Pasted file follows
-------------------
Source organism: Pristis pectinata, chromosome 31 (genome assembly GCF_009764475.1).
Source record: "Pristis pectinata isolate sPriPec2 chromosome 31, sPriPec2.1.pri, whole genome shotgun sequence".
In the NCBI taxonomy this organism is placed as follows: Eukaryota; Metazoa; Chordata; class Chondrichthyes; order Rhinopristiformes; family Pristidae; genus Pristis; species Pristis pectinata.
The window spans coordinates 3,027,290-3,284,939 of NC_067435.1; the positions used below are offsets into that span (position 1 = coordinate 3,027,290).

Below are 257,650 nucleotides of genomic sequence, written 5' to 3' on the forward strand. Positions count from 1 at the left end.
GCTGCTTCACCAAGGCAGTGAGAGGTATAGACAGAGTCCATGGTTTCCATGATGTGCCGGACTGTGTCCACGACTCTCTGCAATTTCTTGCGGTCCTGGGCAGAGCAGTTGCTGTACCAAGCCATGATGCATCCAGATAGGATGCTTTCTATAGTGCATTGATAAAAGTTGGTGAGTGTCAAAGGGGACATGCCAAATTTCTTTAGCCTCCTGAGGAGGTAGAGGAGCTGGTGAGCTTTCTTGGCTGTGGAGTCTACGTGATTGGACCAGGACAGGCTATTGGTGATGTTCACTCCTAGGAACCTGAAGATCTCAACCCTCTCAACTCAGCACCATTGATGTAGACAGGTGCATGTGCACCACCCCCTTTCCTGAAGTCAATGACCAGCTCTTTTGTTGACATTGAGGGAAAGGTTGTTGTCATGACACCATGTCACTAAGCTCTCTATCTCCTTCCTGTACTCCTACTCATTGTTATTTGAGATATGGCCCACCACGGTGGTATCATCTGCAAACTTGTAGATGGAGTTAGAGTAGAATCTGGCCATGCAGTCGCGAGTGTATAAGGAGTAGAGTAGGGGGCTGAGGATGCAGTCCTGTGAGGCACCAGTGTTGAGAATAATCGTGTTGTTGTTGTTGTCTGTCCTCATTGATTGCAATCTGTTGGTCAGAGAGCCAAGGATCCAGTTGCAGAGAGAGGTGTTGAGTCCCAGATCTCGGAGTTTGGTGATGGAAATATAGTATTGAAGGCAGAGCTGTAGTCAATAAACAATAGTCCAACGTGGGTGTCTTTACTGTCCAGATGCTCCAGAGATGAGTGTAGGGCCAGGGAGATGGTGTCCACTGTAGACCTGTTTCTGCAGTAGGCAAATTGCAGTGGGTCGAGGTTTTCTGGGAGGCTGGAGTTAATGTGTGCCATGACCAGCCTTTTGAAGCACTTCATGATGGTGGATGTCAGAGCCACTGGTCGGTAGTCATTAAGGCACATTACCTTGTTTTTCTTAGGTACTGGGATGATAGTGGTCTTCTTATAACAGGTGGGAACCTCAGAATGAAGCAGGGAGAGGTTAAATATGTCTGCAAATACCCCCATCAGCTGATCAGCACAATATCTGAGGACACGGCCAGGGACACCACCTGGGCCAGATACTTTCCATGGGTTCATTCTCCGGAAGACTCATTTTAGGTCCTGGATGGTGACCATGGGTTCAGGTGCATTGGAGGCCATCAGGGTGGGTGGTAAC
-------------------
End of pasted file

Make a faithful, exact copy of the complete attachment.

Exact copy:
Source organism: Pristis pectinata, chromosome 31 (genome assembly GCF_009764475.1).
Source record: "Pristis pectinata isolate sPriPec2 chromosome 31, sPriPec2.1.pri, whole genome shotgun sequence".
In the NCBI taxonomy this organism is placed as follows: Eukaryota; Metazoa; Chordata; class Chondrichthyes; order Rhinopristiformes; family Pristidae; genus Pristis; species Pristis pectinata.
The window spans coordinates 3,027,290-3,284,939 of NC_067435.1; the positions used below are offsets into that span (position 1 = coordinate 3,027,290).

Below are 257,650 nucleotides of genomic sequence, written 5' to 3' on the forward strand. Positions count from 1 at the left end.
GCTGCTTCACCAAGGCAGTGAGAGGTATAGACAGAGTCCATGGTTTCCATGATGTGCCGGACTGTGTCCACGACTCTCTGCAATTTCTTGCGGTCCTGGGCAGAGCAGTTGCTGTACCAAGCCATGATGCATCCAGATAGGATGCTTTCTATAGTGCATTGATAAAAGTTGGTGAGTGTCAAAGGGGACATGCCAAATTTCTTTAGCCTCCTGAGGAGGTAGAGGAGCTGGTGAGCTTTCTTGGCTGTGGAGTCTACGTGATTGGACCAGGACAGGCTATTGGTGATGTTCACTCCTAGGAACCTGAAGATCTCAACCCTCTCAACTCAGCACCATTGATGTAGACAGGTGCATGTGCACCACCCCCTTTCCTGAAGTCAATGACCAGCTCTTTTGTTGACATTGAGGGAAAGGTTGTTGTCATGACACCATGTCACTAAGCTCTCTATCTCCTTCCTGTACTCCTACTCATTGTTATTTGAGATATGGCCCACCACGGTGGTATCATCTGCAAACTTGTAGATGGAGTTAGAGTAGAATCTGGCCATGCAGTCGCGAGTGTATAAGGAGTAGAGTAGGGGGCTGAGGATGCAGTCCTGTGAGGCACCAGTGTTGAGAATAATCGTGTTGTTGTTGTTGTCTGTCCTCATTGATTGCAATCTGTTGGTCAGAGAGCCAAGGATCCAGTTGCAGAGAGAGGTGTTGAGTCCCAGATCTCGGAGTTTGGTGATGGAAATATAGTATTGAAGGCAGAGCTGTAGTCAATAAACAATAGTCCAACGTGGGTGTCTTTACTGTCCAGATGCTCCAGAGATGAGTGTAGGGCCAGGGAGATGGTGTCCACTGTAGACCTGTTTCTGCAGTAGGCAAATTGCAGTGGGTCGAGGTTTTCTGGGAGGCTGGAGTTAATGTGTGCCATGACCAGCCTTTTGAAGCACTTCATGATGGTGGATGTCAGAGCCACTGGTCGGTAGTCATTAAGGCACATTACCTTGTTTTTCTTAGGTACTGGGATGATAGTGGTCTTCTTATAACAGGTGGGAACCTCAGAATGAAGCAGGGAGAGGTTAAATATGTCTGCAAATACCCCCATCAGCTGATCAGCACAATATCTGAGGACACGGCCAGGGACACCACCTGGGCCAGATACTTTCCATGGGTTCATTCTCCGGAAGACTCATTTTAGGTCCTGGATGGTGACCATGGGTTCAGGTGCATTGGAGGCCATCAGGGTGGGTGGTAAC